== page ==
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Friday, June 4, 2010

Another Visit from the Ghost of Kenneth Koch

One thing that helped me to be clear about poetry was a remark by Paul Valery that poetry is a separate language that exists inside the larger language. What if one took this seriously? Linguistically speaking, if "poetry" is a language unto itself, how would it differ from the larger language? The sound of words, which is useful only for identification in the ordinary language, is terribly important in poetry, as important as the meaning. If you say "two and two are rather blue", it means more in poetry than "two and two are quite green.

He was visiting again. I clicked on his Naropa Institute lecture from June 1979, where he spends 10 minutes telling students what he's not going to teach them that night, and also how he thinks writing exercises are worthless. He sounds like a nice guy, a well-meaning and kind guy, but not someone who has all that much confidence in poetry being taught.

Am I wrong? I've read Rose, Where Did You Get That Red? There he seems utterly firm that if we raise our expectations, ask school children to read Blake and write like him, our nation's children can all be Blake . . . but with these Naropa students he seems less assured.

He is talking and talking, sometimes brilliantly, and sometimes, as in dismissing poetry exercises, not so brilliantly.

Maybe it has more to do with it being 1979. In 1979 it probably wasn't acceptable to ask students to imitate a famous poet, or to follow a set of instructions for writing a poem. It was supposed to be all about free to be you and me. (What a terrible burden! How did anyone write anything of any merit, having to be so free and original all the time?)

Maybe it was that he would only meet with those students a few times, not for an entire semester, in which case, how unfortunate that we have to listen to this lecture where he feels put off by the brevity of his interactions.

Though even in a semester-length class, not every student improves in a way that is perceptible.

If an instructor enters a classroom with a pinch of pessimism up her sleeve, that pinch may very well poison the entire 11 weeks.

Therefore in place of pessimism, a teaspoon of cinnamon.

Therefore, provide specific examples of the type of poem you want them to write, plus a lecture with historical context and tips. If you want them to write prose poems, bring on the Edson and the Tate and the Simic. Have them invent and share/swap absurd premises. Or, if writing sonnets, have them read a bunch, very strictly formal ones, as well as the way-nonce. Have them practice writing iambic pentameter by converting journal entry jottings:

It was an overcast day. For a few hours it rained. We heated up the leftover corn chowder for lunch, ate it with slices of crusty Italian bread.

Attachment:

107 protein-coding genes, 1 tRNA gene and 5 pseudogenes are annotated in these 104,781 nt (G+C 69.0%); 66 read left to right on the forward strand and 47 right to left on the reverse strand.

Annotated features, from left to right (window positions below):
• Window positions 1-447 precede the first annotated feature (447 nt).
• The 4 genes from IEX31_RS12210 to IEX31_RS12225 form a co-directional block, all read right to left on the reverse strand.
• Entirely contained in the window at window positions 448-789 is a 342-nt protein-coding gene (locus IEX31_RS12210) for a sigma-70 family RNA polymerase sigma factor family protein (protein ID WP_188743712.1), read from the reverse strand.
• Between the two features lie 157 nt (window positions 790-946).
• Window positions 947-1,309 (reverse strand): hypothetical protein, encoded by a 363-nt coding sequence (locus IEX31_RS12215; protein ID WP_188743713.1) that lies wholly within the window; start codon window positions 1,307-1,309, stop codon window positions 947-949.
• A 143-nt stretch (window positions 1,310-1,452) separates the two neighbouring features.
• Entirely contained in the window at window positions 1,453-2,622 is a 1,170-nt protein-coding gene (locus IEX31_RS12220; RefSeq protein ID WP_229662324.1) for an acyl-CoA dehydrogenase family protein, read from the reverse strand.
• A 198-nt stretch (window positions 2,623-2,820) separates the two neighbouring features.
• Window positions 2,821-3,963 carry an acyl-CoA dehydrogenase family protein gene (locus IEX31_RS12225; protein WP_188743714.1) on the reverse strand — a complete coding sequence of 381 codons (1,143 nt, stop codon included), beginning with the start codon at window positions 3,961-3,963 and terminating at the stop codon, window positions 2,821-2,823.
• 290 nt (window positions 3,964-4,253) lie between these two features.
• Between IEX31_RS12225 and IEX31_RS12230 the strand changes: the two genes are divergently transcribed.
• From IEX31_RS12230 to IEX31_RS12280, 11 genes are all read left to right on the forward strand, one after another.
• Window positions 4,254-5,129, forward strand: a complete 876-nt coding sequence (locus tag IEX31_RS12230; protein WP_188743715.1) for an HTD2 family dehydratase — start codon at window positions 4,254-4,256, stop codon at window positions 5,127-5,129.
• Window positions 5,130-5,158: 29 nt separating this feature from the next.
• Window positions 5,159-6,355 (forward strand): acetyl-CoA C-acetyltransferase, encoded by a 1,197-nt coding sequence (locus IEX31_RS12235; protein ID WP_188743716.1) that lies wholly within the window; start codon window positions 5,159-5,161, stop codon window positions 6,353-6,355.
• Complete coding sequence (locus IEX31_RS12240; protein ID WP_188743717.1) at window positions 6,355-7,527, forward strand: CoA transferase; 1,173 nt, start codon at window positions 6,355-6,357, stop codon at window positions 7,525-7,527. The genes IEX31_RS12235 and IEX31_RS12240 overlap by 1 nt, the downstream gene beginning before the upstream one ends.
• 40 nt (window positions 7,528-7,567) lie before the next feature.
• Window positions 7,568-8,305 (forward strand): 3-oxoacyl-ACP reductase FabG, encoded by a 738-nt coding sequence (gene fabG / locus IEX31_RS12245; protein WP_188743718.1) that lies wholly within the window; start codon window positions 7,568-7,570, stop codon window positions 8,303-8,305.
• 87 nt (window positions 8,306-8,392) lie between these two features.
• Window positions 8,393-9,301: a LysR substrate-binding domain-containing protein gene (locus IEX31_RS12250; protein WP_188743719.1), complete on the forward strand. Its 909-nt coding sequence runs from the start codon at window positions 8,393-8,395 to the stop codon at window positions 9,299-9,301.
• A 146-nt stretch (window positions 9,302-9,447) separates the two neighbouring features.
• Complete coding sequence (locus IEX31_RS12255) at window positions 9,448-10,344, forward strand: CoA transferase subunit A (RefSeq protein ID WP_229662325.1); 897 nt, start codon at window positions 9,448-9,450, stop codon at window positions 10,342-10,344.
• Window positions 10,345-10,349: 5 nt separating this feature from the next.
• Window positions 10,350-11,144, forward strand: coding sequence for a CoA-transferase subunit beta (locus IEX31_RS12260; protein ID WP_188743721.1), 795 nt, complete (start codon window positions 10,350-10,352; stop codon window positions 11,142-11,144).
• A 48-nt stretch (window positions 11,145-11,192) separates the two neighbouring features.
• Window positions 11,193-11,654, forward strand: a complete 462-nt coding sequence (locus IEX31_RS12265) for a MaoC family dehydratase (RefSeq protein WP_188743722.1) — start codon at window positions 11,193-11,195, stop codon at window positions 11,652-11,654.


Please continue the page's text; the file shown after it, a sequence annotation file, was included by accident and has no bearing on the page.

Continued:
While it RAINED we DINED on CHowder, CRUSty bread.

Expect that they will write poetry--words that pay close attention to their music--in the same way you'd expect the analytic method and MLA-formatted citations from your composition students.

Do not be afraid to forbid cliches.

Enthuse when they show even a momentary glimmer of brilliance. Even if it is only one clause of brilliance. Fill the barn with applause for that one luminous clause.

Till it was clear that a text like Koch's Making Your Own Days should be required:

Repetition and variation of sounds, among other things . . . keep the words afloat. The nature of prose, Valery said, is to perish. Poetry lasts because it gives the ambiguous and ever-changing pleasure of being both a statement and a song.

Till it was clear the instructor must be exuberant, infectiously exuberant, for without this exuberance there can be no contagious joy, and therefore no trips across the savannah, to the moon, or into the imagination.


Joannie said...


Kristin said...

Brilliant. I love your fierce championing of enthusiastic teachers.

This bit was my favorite: "Expect that they will write poetry--words that pay close attention to their music--in the same way you'd expect the analytic method and MLA-formatted citations from your composition students."

When I think about this passage of yours and the earlier bit about how much pressure there is when we expect originality all the time, I realize that the most successful writing exercises I have students do comes after many models, lots of poems to read, and then the attempt to do the same.

Thanks for your inspiriations in this piece.

Martha Silano said...

Thanks, Kristin, for your kind words. I have been teaching poetry writing for over ten years, yet I am still trying to figure out what increases the odds of student success. Being a hard ass seems to, apparently, be one of them. Case in point: David Wagoner.